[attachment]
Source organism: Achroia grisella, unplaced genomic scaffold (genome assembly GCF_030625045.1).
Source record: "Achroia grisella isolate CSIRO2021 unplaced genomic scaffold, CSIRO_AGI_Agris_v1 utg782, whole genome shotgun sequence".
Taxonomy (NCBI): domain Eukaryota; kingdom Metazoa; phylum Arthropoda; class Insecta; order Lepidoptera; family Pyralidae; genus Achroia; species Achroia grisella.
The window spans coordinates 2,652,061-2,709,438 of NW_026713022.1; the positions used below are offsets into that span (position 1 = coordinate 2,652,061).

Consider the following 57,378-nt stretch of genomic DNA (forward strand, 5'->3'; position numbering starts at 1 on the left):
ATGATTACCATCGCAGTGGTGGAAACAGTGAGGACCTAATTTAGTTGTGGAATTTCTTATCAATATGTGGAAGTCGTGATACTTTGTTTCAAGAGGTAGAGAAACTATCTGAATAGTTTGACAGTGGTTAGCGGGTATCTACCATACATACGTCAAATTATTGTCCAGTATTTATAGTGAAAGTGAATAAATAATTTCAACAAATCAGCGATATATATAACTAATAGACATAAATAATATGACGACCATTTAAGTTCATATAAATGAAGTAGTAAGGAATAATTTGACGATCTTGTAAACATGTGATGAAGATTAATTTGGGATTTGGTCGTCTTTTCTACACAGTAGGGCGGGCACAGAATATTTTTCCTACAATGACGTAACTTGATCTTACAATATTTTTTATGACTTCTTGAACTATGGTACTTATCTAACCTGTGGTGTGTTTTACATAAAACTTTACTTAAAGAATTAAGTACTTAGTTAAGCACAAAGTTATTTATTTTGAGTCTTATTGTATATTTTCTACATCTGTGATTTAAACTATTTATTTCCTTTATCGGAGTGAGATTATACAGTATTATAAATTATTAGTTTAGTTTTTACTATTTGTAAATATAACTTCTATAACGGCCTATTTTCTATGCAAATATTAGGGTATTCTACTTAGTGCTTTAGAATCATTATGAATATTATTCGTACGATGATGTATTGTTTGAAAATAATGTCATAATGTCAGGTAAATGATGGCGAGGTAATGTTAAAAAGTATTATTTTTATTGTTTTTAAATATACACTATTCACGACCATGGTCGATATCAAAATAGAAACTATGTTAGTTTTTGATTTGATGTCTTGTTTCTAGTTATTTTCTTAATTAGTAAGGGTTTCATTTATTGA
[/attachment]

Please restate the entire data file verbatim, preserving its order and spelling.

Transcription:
Source organism: Achroia grisella, unplaced genomic scaffold (genome assembly GCF_030625045.1).
Source record: "Achroia grisella isolate CSIRO2021 unplaced genomic scaffold, CSIRO_AGI_Agris_v1 utg782, whole genome shotgun sequence".
Taxonomy (NCBI): domain Eukaryota; kingdom Metazoa; phylum Arthropoda; class Insecta; order Lepidoptera; family Pyralidae; genus Achroia; species Achroia grisella.
The window spans coordinates 2,652,061-2,709,438 of NW_026713022.1; the positions used below are offsets into that span (position 1 = coordinate 2,652,061).

Consider the following 57,378-nt stretch of genomic DNA (forward strand, 5'->3'; position numbering starts at 1 on the left):
ATGATTACCATCGCAGTGGTGGAAACAGTGAGGACCTAATTTAGTTGTGGAATTTCTTATCAATATGTGGAAGTCGTGATACTTTGTTTCAAGAGGTAGAGAAACTATCTGAATAGTTTGACAGTGGTTAGCGGGTATCTACCATACATACGTCAAATTATTGTCCAGTATTTATAGTGAAAGTGAATAAATAATTTCAACAAATCAGCGATATATATAACTAATAGACATAAATAATATGACGACCATTTAAGTTCATATAAATGAAGTAGTAAGGAATAATTTGACGATCTTGTAAACATGTGATGAAGATTAATTTGGGATTTGGTCGTCTTTTCTACACAGTAGGGCGGGCACAGAATATTTTTCCTACAATGACGTAACTTGATCTTACAATATTTTTTATGACTTCTTGAACTATGGTACTTATCTAACCTGTGGTGTGTTTTACATAAAACTTTACTTAAAGAATTAAGTACTTAGTTAAGCACAAAGTTATTTATTTTGAGTCTTATTGTATATTTTCTACATCTGTGATTTAAACTATTTATTTCCTTTATCGGAGTGAGATTATACAGTATTATAAATTATTAGTTTAGTTTTTACTATTTGTAAATATAACTTCTATAACGGCCTATTTTCTATGCAAATATTAGGGTATTCTACTTAGTGCTTTAGAATCATTATGAATATTATTCGTACGATGATGTATTGTTTGAAAATAATGTCATAATGTCAGGTAAATGATGGCGAGGTAATGTTAAAAAGTATTATTTTTATTGTTTTTAAATATACACTATTCACGACCATGGTCGATATCAAAATAGAAACTATGTTAGTTTTTGATTTGATGTCTTGTTTCTAGTTATTTTCTTAATTAGTAAGGGTTTCATTTATTGA